A study performed at Tufts University in the US, commissioned by the Nordic Council of Ministers, has downplayed the impact of the controversial REACH legislation on the European chemicals industry.
This latest study suggests that the cost of implementing REACH in its present form would impact chemical companies' revenues by just 0.06 per cent, according to a report on the EurActiv news service.
The European Commission's proposal for REACH (Registration, Evaluation and Authorisation of CHemicals), first put forward last year, has been swiftly followed a by a raft of studies gauging the impact on the industry and Europe's competitiveness in general. One recent Arthur D Little study , for example, suggested that implementing the regulations would lead to a 2.9 per cent loss in Gross Domestic Product, and a 24.7 per cent loss in production.
The latest study models two regulatory scenarios - the current incarnation of REACH and 'REACH Plus' - which restores some of the original features of the proposal which were toned down in an October 2003 revision.
This study provides a bottom-up recalculation of the costs of REACH, estimating an 11-year total direct cost of €3.5 billion. REACH Plus would increase the total direct cost only to €4.0 billion, according to the researchers. And bringing indirect costs into account - those passed on to the chemical industries' customers - the researchers project total costs 'should be no more than 1.5 - 2.3 times the direct costs'.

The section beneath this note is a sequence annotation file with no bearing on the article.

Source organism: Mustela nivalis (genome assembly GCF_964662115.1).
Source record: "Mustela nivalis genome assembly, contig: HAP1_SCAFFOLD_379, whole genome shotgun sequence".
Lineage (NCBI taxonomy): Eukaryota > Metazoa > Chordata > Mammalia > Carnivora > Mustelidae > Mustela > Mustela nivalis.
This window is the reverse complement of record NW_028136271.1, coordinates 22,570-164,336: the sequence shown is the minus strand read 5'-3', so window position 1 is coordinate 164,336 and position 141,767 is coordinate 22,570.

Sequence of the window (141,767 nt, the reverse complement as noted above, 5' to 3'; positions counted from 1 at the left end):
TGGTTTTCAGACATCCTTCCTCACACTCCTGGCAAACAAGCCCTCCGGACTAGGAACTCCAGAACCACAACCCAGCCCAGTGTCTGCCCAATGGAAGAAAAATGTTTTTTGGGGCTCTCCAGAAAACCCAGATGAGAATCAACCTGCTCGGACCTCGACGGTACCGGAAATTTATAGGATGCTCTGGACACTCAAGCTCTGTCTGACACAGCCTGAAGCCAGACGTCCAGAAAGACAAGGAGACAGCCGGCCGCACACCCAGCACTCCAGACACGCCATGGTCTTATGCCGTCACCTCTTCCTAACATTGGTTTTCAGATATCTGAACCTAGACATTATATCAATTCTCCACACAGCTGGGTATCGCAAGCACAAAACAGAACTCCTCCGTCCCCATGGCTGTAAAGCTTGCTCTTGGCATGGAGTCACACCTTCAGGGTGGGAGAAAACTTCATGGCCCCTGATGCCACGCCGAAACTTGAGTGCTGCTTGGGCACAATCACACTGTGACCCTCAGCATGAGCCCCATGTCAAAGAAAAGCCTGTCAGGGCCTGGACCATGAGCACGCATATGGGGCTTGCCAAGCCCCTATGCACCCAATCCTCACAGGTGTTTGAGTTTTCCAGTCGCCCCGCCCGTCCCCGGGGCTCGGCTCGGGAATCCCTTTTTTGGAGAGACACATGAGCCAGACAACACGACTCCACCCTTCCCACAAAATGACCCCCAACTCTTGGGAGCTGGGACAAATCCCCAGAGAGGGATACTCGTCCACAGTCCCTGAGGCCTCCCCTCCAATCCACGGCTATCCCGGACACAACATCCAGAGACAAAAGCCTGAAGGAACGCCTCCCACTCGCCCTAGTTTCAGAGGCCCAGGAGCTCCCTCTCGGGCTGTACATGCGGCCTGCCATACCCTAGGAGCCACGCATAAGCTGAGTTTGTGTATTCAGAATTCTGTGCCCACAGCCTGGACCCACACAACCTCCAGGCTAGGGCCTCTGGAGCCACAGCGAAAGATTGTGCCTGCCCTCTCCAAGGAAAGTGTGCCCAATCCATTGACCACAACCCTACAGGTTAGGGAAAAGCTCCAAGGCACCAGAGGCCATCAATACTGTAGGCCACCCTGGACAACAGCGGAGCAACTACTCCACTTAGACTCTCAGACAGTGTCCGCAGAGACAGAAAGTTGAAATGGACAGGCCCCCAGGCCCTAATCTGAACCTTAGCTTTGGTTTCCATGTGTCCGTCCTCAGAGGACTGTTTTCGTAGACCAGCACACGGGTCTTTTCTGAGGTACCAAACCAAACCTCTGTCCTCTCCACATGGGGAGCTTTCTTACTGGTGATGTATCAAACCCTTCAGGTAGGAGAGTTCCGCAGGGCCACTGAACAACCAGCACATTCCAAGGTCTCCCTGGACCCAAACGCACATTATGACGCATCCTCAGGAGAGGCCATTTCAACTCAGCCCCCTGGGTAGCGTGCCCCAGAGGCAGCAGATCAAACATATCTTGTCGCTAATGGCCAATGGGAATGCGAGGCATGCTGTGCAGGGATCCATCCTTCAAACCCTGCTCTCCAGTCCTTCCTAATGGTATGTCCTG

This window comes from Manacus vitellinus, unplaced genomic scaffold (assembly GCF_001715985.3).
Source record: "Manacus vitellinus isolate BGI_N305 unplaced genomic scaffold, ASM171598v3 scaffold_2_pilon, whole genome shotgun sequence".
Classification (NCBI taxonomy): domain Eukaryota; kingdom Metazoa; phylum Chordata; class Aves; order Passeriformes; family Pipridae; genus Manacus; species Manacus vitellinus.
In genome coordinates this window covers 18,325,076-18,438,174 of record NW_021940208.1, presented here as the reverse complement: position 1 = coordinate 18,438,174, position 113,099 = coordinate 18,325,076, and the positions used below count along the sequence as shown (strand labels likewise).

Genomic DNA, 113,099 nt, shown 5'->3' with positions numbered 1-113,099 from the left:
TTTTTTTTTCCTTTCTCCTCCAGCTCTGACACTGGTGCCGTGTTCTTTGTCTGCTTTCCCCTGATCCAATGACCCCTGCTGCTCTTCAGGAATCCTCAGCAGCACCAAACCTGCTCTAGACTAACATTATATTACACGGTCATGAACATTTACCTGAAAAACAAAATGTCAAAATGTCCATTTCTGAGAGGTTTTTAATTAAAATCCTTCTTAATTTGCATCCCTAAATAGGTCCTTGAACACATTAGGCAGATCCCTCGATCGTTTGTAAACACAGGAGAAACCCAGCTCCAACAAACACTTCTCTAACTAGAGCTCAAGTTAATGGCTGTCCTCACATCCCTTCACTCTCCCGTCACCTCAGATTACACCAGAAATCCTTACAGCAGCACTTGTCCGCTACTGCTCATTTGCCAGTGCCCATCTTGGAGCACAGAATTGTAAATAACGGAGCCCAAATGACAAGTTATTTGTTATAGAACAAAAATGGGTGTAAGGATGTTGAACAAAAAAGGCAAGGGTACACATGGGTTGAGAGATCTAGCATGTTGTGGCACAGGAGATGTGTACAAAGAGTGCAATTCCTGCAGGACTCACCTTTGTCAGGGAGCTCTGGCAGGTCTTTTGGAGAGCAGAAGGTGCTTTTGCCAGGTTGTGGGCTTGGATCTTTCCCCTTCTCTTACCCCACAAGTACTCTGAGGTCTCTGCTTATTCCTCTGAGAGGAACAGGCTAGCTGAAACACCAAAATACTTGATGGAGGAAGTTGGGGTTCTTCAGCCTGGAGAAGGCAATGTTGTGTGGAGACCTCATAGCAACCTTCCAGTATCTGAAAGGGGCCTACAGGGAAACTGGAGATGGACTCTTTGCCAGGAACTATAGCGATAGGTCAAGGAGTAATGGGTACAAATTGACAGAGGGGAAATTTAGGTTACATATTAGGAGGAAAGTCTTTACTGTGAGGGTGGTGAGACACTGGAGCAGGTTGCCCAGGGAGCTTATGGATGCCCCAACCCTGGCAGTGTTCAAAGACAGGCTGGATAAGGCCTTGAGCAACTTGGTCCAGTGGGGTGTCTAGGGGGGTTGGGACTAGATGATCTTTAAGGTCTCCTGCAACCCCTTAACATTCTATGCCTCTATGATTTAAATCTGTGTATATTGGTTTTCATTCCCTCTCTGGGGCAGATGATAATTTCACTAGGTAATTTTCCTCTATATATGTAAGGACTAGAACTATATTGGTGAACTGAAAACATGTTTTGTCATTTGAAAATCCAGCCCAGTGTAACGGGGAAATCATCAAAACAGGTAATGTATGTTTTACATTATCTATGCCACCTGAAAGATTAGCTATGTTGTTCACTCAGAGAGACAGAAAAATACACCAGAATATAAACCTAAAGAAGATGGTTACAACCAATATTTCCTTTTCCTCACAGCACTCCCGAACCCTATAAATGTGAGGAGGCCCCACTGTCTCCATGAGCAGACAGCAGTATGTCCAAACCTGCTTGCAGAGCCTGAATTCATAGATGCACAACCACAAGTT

In contrast, the Arthur D Little report implies that total costs are 650 times the direct costs, which is "an implausible result, based on numerous errors and exaggerations," according to the Tufts researchers.
Current regulations split products into two categories: those put on the market before 1981, and those that were introduced afterwards. The latter category already face rigorous testing requirements, comparable to or even greater than those imposed by REACH, the researchers point out. For existing substances, the scientists say testing would require 'hundreds, if not thousands, of years', to complete.
One of the benefits of REACH, they argue, is that it eliminates this distinction, applying the same standards to all chemicals produced or imported in quantities above one tonne. And since regulatory requirement will be eased on small-volume new substances, REACH will actually help industry by "boosting innovation and improving the competitive position of European producers."
Furthermore, they add that "early action on environmental hazards will lighten the burden on downstream users and create substantial savings in areas including worker safety, waste disposal, remediation and liability claims."
The study takes issue with a number of scenarios put forward by REACH opponents, including that the legislation will drive some chemicals off the market.
"If the chemical industry stops selling a chemical that is essential to downstream users because it is not worth paying the costs of testing and registration under REACH, then the chemical is underpriced," they assert.
Claims that the legislation will lead to wasted resources on duplicated and unwarranted registrations are also unfounded, they claim, as REACH is designed to encourage the formation of consortia and to make maximum use of available testing data.